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Try these kale varieties for colorful, edible gardens
I’m continuing to catch up with my landscape and garden work after an extremely busy fall and early winter season. This past weekend was perfect to get some much-needed cool-season color planted.
I’m going to continue the theme of last week’s column on enjoying an ornamental and edible garden and landscape.
The kale varieties I wrote about -- Winterbor, Starbor and Redbor -- are not the be-all and end-all in the world of pretty and fancy-leaved kale that can be planted and enjoyed.
These kale varieties have been bred for a vibrant display of dazzling colors that range from snowy white to reds, pinks and purples and have ruffled, textured leaves and feathered leaf edges. Many of the selections in garden centers may seem, well, a little green, and you ask where the color is. As the temperature drops, the colors will develop.
Varieties that have been good performers in Mississippi include Nagoya, Chidori and dinosaur kale.
Nagoya kale has a uniform rosette growth habit and produces colorful, attractive fringed leaves. Combination plant this colorful flowering kale for the autumn to winter season with pansy and viola. Nagoya is a long-lasting, cool-season bedding plant that also adds interest to fall containers with its colorful, highly fringed leaves.
Chidori kale grows with its frilly and striated leaves tightly wrapped in an open head. The center leaves are composed of rich and bold shades of red, magenta and fuchsia with the outer layers of leaves being more bluish green.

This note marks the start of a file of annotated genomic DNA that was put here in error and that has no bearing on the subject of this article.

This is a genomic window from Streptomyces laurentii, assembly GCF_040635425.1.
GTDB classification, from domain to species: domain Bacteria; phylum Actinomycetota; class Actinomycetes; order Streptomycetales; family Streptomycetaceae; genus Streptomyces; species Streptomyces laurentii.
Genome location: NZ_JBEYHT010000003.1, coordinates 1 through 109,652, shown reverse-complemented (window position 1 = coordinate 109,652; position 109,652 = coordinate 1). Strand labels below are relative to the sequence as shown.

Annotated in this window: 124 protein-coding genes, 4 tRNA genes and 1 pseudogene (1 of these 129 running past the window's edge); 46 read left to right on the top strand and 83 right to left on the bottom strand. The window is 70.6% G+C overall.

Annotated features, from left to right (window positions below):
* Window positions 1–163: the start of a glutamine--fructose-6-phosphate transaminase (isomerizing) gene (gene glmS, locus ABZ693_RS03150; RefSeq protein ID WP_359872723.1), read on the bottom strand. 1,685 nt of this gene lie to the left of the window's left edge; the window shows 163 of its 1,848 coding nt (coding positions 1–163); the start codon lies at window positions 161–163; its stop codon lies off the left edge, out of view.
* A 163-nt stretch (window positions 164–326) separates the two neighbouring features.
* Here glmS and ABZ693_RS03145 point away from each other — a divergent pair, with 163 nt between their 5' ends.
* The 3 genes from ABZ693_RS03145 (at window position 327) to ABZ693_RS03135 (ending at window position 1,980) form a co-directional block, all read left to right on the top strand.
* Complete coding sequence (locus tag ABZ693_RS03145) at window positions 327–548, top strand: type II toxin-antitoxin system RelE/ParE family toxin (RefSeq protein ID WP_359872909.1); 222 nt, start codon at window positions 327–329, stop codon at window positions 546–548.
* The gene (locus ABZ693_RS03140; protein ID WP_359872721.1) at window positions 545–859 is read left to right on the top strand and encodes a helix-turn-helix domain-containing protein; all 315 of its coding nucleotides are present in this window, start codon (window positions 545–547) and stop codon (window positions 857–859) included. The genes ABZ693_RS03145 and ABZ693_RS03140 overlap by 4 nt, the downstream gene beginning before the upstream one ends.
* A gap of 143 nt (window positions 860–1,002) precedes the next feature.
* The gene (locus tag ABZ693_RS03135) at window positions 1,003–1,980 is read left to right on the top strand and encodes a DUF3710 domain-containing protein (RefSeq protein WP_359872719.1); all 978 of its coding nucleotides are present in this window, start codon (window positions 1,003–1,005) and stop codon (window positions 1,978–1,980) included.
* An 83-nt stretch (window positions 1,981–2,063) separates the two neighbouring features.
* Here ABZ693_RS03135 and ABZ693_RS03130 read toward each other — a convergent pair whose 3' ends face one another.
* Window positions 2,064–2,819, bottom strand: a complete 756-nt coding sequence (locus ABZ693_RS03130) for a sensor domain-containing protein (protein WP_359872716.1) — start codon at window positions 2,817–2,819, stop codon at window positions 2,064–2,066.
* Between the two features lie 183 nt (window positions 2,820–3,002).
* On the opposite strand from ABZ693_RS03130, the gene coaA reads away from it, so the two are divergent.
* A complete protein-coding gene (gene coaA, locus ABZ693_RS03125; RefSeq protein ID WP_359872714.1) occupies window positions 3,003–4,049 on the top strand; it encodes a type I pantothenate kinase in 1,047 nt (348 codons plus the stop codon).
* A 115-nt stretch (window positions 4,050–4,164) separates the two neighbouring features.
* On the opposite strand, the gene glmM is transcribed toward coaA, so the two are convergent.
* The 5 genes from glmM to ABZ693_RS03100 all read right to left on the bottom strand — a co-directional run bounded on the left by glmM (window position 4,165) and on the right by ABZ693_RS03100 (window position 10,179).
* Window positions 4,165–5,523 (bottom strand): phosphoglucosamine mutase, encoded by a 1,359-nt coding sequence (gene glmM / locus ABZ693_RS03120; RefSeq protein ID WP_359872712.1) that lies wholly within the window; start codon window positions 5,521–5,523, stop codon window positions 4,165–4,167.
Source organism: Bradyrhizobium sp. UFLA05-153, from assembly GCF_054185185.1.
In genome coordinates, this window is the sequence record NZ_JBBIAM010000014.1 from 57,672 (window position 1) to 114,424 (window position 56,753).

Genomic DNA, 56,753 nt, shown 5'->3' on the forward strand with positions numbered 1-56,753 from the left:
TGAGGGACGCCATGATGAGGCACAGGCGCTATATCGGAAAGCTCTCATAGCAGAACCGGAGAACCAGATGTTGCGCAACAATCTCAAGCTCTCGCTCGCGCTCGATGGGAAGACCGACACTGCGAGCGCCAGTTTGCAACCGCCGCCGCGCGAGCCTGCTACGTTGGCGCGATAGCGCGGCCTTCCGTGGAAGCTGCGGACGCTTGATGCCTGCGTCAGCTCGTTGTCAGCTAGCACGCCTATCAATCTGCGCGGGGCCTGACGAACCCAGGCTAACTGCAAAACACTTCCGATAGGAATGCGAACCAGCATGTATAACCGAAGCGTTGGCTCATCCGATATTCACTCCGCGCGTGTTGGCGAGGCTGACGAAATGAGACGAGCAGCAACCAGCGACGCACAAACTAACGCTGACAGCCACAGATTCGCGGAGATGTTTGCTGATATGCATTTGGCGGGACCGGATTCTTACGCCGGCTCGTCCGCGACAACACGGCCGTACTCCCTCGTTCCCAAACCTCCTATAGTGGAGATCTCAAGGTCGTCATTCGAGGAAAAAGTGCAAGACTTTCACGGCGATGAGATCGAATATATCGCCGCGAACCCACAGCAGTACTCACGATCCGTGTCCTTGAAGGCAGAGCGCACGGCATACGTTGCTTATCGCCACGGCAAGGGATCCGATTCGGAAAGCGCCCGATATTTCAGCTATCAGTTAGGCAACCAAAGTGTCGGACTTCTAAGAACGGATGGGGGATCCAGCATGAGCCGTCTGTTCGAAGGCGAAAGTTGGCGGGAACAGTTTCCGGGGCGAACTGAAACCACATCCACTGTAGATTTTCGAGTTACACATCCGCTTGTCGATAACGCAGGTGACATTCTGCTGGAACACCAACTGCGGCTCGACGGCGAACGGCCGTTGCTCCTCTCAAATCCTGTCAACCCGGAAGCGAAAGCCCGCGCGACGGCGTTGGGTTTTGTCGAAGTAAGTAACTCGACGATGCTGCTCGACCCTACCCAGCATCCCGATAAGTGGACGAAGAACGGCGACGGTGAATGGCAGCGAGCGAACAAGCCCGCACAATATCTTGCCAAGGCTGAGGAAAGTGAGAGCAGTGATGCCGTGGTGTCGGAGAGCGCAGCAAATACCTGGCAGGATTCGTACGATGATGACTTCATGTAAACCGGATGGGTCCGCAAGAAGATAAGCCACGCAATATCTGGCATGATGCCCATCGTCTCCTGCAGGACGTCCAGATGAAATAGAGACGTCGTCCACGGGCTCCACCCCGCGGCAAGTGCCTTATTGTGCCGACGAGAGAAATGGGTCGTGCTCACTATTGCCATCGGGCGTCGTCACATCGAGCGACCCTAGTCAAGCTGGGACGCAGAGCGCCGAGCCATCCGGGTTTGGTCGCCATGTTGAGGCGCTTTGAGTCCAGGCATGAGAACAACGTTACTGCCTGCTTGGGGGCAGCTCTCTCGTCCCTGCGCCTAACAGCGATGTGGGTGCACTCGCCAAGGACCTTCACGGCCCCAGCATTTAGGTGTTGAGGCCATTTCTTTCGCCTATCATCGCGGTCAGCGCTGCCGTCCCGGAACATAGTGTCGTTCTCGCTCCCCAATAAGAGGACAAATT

One popular type of kale is Toscano, often called dinosaur kale, which has deeply blistered, almost greenish-black-tinted leaves. You will likely agree the leaves really look reptilian. This variety is called Black Magic and is packed with healthy flavor and beneficial phytonutrients.
Some of the best growth and performance I get is by planting kale in an EarthBox, which is my favorite home growing system. I really like seeing the Red Russian kale, destined for a winter recipe, all lined up growing in my EarthBoxes.
Droughty weather can happen in the winter season. Kale likes consistent soil moisture. A layer of mulch can help conserve soil moisture. Don’t forget that kale plants don’t like “wet feet,” so good bed drainage is essential.
Kale is actually a fairly heavy feeder. I like to add a tablespoon of a good slow-release fertilizer into each planting hole to get the plants off to a great start. Then, on a monthly schedule, I like to use water-soluble fertilizer. These applications will keep the plants healthy and strongly growing.
Even though many of these kale varieties have been known for their ornamental attributes, remember they are also edible. Many have a strong flavor that is pretty close to cabbage, which shouldn’t be a surprise as kale and cabbage are closely related. In fact, they have the same botanical name: Brassica oleracea.
[EDITOR’S NOTE: Dr. Gary Bachman is an Extension and research professor of horticulture at the Mississippi State University Coastal Research and Extension Center in Biloxi. He is also the host of the popular Southern Gardening television and radio programs. Contact him at firstname.lastname@example.org. Locate Southern Gardening products online at http://extension.msstate.edu/shows/southern-gardening.]